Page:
Women’s March Minnesota recognizes the role ubiquitous broadband plays in equitable access to civic engagement…

The Women’s March Minnesota is committed to ensuring that the voices of women from all backgrounds and identities are heard. That includes the voices of the rural populations that lack affordable access to broadband technology.

The Women’s March movement has been lauded for their use of social media. The Washington Post said, “Taken collectively, the Women’s March on Washington and its many affiliated “sister” marches were perhaps the largest single demonstration of the power of social media to create a mobilization.” However, to participate fully in such online civic engagement, all people in Minnesota need access to broadband. (Broadband is also tool for economic developmenteducation, healthcare and quality of life.)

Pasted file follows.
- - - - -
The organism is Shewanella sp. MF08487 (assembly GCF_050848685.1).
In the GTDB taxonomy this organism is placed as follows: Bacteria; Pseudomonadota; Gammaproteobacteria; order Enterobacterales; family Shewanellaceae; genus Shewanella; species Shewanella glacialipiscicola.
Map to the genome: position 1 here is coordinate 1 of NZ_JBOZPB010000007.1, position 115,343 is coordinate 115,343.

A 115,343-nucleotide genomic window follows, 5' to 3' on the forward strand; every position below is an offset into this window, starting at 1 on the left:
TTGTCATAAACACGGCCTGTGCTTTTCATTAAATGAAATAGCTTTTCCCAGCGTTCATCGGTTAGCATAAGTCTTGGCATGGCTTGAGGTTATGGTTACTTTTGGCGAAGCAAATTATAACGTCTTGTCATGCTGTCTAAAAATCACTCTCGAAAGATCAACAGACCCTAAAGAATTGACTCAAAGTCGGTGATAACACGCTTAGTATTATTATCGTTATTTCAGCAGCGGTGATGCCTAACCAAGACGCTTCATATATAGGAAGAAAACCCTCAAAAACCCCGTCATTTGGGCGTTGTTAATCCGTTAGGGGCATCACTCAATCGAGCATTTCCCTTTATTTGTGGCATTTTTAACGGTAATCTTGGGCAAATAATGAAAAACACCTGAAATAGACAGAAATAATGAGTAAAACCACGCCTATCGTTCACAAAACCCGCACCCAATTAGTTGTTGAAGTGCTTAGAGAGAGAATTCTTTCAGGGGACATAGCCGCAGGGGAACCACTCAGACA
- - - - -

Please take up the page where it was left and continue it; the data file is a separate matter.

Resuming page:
Rural areas do not have equitable access. Currently 73 percent of Minnesota households have access to speed goals for 2026 (100 Megabits per second down and 20 Mbps up), while only 57 percent of rural households have access to the same speeds.

The Minnesota Rural Broadband Coalitionfocuses on equitable access to broadband. They are asking the 2018 Legislature to fund the Border-to-Border Broadband Development Grant program with $51.48 million to achieve the state’s 2026 broadband speed goal equitably throughout the state. Funding is required to encourage and support public-private partnerships to deploy better broadband in areas where it is otherwise not economically feasible.

The Coalition is asking supporters of rural broadband to contact their legislators in support of funding the Border-to-Border Broadband program, HF3527/SF2787. Tell them why you think equitable access to broadband is essential to everyone. The Coalition is also hosting a Day on the Hill on April 12.

Great broadband digital inclusion project ideas from Minnesota